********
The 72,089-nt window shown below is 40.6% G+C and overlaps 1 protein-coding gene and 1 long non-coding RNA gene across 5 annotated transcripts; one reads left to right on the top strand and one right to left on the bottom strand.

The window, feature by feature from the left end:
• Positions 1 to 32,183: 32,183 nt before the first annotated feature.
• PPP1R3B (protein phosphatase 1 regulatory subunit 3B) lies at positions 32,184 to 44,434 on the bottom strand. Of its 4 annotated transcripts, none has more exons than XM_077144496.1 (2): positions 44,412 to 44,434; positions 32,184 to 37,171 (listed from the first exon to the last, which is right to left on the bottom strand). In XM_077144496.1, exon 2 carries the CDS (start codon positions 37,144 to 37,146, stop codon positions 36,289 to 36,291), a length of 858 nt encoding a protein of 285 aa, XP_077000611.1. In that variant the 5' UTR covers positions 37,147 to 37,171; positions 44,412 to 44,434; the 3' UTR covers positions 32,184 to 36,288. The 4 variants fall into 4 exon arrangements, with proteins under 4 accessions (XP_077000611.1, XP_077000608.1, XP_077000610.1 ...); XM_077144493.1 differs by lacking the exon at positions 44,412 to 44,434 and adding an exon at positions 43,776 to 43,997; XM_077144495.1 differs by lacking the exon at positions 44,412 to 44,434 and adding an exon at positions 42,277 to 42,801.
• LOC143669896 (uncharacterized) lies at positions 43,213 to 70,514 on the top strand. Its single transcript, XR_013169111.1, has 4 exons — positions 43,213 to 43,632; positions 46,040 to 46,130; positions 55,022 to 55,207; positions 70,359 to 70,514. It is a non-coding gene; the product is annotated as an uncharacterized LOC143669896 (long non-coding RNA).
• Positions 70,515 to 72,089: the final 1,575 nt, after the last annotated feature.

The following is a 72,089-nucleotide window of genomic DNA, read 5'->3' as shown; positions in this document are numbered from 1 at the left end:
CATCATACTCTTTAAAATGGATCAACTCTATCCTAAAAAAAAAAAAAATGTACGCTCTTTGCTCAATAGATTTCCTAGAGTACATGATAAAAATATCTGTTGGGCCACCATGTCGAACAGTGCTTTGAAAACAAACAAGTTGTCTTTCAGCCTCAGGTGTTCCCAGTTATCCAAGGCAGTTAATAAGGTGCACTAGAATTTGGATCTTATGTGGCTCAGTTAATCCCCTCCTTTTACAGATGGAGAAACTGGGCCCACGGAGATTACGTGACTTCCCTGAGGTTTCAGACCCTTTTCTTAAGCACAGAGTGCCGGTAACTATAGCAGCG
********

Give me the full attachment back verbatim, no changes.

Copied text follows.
The 72,089-nt window shown below is 40.6% G+C and overlaps 1 protein-coding gene and 1 long non-coding RNA gene across 5 annotated transcripts; one reads left to right on the top strand and one right to left on the bottom strand.

The window, feature by feature from the left end:
• Positions 1 to 32,183: 32,183 nt before the first annotated feature.
• PPP1R3B (protein phosphatase 1 regulatory subunit 3B) lies at positions 32,184 to 44,434 on the bottom strand. Of its 4 annotated transcripts, none has more exons than XM_077144496.1 (2): positions 44,412 to 44,434; positions 32,184 to 37,171 (listed from the first exon to the last, which is right to left on the bottom strand). In XM_077144496.1, exon 2 carries the CDS (start codon positions 37,144 to 37,146, stop codon positions 36,289 to 36,291), a length of 858 nt encoding a protein of 285 aa, XP_077000611.1. In that variant the 5' UTR covers positions 37,147 to 37,171; positions 44,412 to 44,434; the 3' UTR covers positions 32,184 to 36,288. The 4 variants fall into 4 exon arrangements, with proteins under 4 accessions (XP_077000611.1, XP_077000608.1, XP_077000610.1 ...); XM_077144493.1 differs by lacking the exon at positions 44,412 to 44,434 and adding an exon at positions 43,776 to 43,997; XM_077144495.1 differs by lacking the exon at positions 44,412 to 44,434 and adding an exon at positions 42,277 to 42,801.
• LOC143669896 (uncharacterized) lies at positions 43,213 to 70,514 on the top strand. Its single transcript, XR_013169111.1, has 4 exons — positions 43,213 to 43,632; positions 46,040 to 46,130; positions 55,022 to 55,207; positions 70,359 to 70,514. It is a non-coding gene; the product is annotated as an uncharacterized LOC143669896 (long non-coding RNA).
• Positions 70,515 to 72,089: the final 1,575 nt, after the last annotated feature.

The following is a 72,089-nucleotide window of genomic DNA, read 5'->3' as shown; positions in this document are numbered from 1 at the left end:
CATCATACTCTTTAAAATGGATCAACTCTATCCTAAAAAAAAAAAAAATGTACGCTCTTTGCTCAATAGATTTCCTAGAGTACATGATAAAAATATCTGTTGGGCCACCATGTCGAACAGTGCTTTGAAAACAAACAAGTTGTCTTTCAGCCTCAGGTGTTCCCAGTTATCCAAGGCAGTTAATAAGGTGCACTAGAATTTGGATCTTATGTGGCTCAGTTAATCCCCTCCTTTTACAGATGGAGAAACTGGGCCCACGGAGATTACGTGACTTCCCTGAGGTTTCAGACCCTTTTCTTAAGCACAGAGTGCCGGTAACTATAGCAGCG